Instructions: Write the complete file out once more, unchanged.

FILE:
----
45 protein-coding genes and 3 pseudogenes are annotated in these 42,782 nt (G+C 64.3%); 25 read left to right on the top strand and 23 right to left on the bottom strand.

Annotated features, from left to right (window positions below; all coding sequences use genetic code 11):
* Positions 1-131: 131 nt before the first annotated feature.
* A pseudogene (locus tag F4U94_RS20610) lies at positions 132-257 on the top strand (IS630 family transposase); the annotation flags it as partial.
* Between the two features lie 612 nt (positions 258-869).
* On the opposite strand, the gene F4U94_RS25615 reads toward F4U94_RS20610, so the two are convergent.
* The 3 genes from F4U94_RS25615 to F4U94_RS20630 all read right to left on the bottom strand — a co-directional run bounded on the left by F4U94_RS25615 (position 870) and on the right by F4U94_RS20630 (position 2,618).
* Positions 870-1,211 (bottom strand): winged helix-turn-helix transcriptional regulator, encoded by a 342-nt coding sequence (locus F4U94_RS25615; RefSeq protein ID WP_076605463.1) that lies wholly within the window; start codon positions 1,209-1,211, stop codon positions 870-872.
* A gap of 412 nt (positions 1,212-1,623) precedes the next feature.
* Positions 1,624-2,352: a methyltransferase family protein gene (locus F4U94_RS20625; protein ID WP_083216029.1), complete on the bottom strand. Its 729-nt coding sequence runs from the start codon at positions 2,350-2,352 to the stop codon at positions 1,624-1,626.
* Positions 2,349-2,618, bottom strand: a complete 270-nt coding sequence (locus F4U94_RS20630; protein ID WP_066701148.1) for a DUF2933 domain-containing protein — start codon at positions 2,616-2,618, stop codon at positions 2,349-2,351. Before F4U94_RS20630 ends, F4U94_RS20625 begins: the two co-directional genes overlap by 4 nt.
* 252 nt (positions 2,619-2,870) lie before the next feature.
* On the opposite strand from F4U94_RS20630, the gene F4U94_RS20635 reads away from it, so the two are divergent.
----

45 protein-coding genes and 3 pseudogenes are annotated in these 42,782 nt (G+C 64.3%); 25 read left to right on the top strand and 23 right to left on the bottom strand.

Annotated features, from left to right (window positions below; all coding sequences use genetic code 11):
* Positions 1-131: 131 nt before the first annotated feature.
* A pseudogene (locus tag F4U94_RS20610) lies at positions 132-257 on the top strand (IS630 family transposase); the annotation flags it as partial.
* Between the two features lie 612 nt (positions 258-869).
* On the opposite strand, the gene F4U94_RS25615 reads toward F4U94_RS20610, so the two are convergent.
* The 3 genes from F4U94_RS25615 to F4U94_RS20630 all read right to left on the bottom strand — a co-directional run bounded on the left by F4U94_RS25615 (position 870) and on the right by F4U94_RS20630 (position 2,618).
* Positions 870-1,211 (bottom strand): winged helix-turn-helix transcriptional regulator, encoded by a 342-nt coding sequence (locus F4U94_RS25615; RefSeq protein ID WP_076605463.1) that lies wholly within the window; start codon positions 1,209-1,211, stop codon positions 870-872.
* A gap of 412 nt (positions 1,212-1,623) precedes the next feature.
* Positions 1,624-2,352: a methyltransferase family protein gene (locus F4U94_RS20625; protein ID WP_083216029.1), complete on the bottom strand. Its 729-nt coding sequence runs from the start codon at positions 2,350-2,352 to the stop codon at positions 1,624-1,626.
* Positions 2,349-2,618, bottom strand: a complete 270-nt coding sequence (locus F4U94_RS20630; protein ID WP_066701148.1) for a DUF2933 domain-containing protein — start codon at positions 2,616-2,618, stop codon at positions 2,349-2,351. Before F4U94_RS20630 ends, F4U94_RS20625 begins: the two co-directional genes overlap by 4 nt.
* 252 nt (positions 2,619-2,870) lie before the next feature.
* On the opposite strand from F4U94_RS20630, the gene F4U94_RS20635 reads away from it, so the two are divergent.